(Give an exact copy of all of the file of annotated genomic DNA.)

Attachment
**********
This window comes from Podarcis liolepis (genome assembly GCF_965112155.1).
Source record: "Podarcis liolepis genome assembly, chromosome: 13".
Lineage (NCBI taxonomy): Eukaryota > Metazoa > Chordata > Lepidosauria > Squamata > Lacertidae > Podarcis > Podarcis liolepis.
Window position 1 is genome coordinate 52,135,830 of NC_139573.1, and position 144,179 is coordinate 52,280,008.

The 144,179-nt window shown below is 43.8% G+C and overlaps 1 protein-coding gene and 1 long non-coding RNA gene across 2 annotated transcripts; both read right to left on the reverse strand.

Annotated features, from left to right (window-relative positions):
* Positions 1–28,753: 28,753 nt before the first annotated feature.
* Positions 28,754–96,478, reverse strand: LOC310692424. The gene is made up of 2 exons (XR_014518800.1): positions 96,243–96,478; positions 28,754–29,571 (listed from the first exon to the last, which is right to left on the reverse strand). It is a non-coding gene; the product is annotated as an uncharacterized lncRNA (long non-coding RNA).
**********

This window comes from Podarcis liolepis (genome assembly GCF_965112155.1).
Source record: "Podarcis liolepis genome assembly, chromosome: 13".
Lineage (NCBI taxonomy): Eukaryota > Metazoa > Chordata > Lepidosauria > Squamata > Lacertidae > Podarcis > Podarcis liolepis.
Window position 1 is genome coordinate 52,135,830 of NC_139573.1, and position 144,179 is coordinate 52,280,008.

The 144,179-nt window shown below is 43.8% G+C and overlaps 1 protein-coding gene and 1 long non-coding RNA gene across 2 annotated transcripts; both read right to left on the reverse strand.

Annotated features, from left to right (window-relative positions):
* Positions 1–28,753: 28,753 nt before the first annotated feature.
* Positions 28,754–96,478, reverse strand: LOC310692424. The gene is made up of 2 exons (XR_014518800.1): positions 96,243–96,478; positions 28,754–29,571 (listed from the first exon to the last, which is right to left on the reverse strand). It is a non-coding gene; the product is annotated as an uncharacterized lncRNA (long non-coding RNA).